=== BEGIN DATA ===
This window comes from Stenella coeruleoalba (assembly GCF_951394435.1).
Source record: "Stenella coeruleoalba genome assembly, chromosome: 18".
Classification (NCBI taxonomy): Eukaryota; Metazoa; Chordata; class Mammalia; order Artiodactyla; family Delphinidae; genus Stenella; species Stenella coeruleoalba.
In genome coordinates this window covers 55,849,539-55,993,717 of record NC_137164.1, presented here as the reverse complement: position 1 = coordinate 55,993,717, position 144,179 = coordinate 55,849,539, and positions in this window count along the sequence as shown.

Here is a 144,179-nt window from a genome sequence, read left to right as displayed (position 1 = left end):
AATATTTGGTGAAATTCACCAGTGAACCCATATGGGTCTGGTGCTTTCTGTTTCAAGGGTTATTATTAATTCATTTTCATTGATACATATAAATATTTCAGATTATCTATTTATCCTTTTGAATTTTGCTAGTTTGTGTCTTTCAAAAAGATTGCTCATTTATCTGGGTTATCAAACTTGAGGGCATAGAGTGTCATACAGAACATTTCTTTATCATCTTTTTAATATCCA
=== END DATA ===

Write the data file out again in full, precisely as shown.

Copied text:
This window comes from Stenella coeruleoalba (assembly GCF_951394435.1).
Source record: "Stenella coeruleoalba genome assembly, chromosome: 18".
Classification (NCBI taxonomy): Eukaryota; Metazoa; Chordata; class Mammalia; order Artiodactyla; family Delphinidae; genus Stenella; species Stenella coeruleoalba.
In genome coordinates this window covers 55,849,539-55,993,717 of record NC_137164.1, presented here as the reverse complement: position 1 = coordinate 55,993,717, position 144,179 = coordinate 55,849,539, and positions in this window count along the sequence as shown.

Here is a 144,179-nt window from a genome sequence, read left to right as displayed (position 1 = left end):
AATATTTGGTGAAATTCACCAGTGAACCCATATGGGTCTGGTGCTTTCTGTTTCAAGGGTTATTATTAATTCATTTTCATTGATACATATAAATATTTCAGATTATCTATTTATCCTTTTGAATTTTGCTAGTTTGTGTCTTTCAAAAAGATTGCTCATTTATCTGGGTTATCAAACTTGAGGGCATAGAGTGTCATACAGAACATTTCTTTATCATCTTTTTAATATCCA